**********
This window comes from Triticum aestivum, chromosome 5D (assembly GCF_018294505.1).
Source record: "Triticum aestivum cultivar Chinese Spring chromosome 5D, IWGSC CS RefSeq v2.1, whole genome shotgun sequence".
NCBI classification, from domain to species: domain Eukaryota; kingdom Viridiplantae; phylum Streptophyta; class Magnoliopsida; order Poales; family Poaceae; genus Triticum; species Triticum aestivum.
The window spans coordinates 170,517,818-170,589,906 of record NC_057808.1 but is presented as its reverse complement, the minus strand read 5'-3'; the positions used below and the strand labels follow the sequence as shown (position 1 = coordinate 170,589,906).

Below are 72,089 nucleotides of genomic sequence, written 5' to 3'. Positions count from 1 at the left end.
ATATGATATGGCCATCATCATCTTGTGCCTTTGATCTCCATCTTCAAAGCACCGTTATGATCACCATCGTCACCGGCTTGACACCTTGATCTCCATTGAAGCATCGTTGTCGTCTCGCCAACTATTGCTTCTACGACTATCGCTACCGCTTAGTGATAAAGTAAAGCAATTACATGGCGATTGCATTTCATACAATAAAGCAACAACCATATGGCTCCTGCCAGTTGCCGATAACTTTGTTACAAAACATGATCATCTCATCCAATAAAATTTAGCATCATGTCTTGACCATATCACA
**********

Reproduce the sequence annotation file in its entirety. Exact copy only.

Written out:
This window comes from Triticum aestivum, chromosome 5D (assembly GCF_018294505.1).
Source record: "Triticum aestivum cultivar Chinese Spring chromosome 5D, IWGSC CS RefSeq v2.1, whole genome shotgun sequence".
NCBI classification, from domain to species: domain Eukaryota; kingdom Viridiplantae; phylum Streptophyta; class Magnoliopsida; order Poales; family Poaceae; genus Triticum; species Triticum aestivum.
The window spans coordinates 170,517,818-170,589,906 of record NC_057808.1 but is presented as its reverse complement, the minus strand read 5'-3'; the positions used below and the strand labels follow the sequence as shown (position 1 = coordinate 170,589,906).

Below are 72,089 nucleotides of genomic sequence, written 5' to 3'. Positions count from 1 at the left end.
ATATGATATGGCCATCATCATCTTGTGCCTTTGATCTCCATCTTCAAAGCACCGTTATGATCACCATCGTCACCGGCTTGACACCTTGATCTCCATTGAAGCATCGTTGTCGTCTCGCCAACTATTGCTTCTACGACTATCGCTACCGCTTAGTGATAAAGTAAAGCAATTACATGGCGATTGCATTTCATACAATAAAGCAACAACCATATGGCTCCTGCCAGTTGCCGATAACTTTGTTACAAAACATGATCATCTCATCCAATAAAATTTAGCATCATGTCTTGACCATATCACA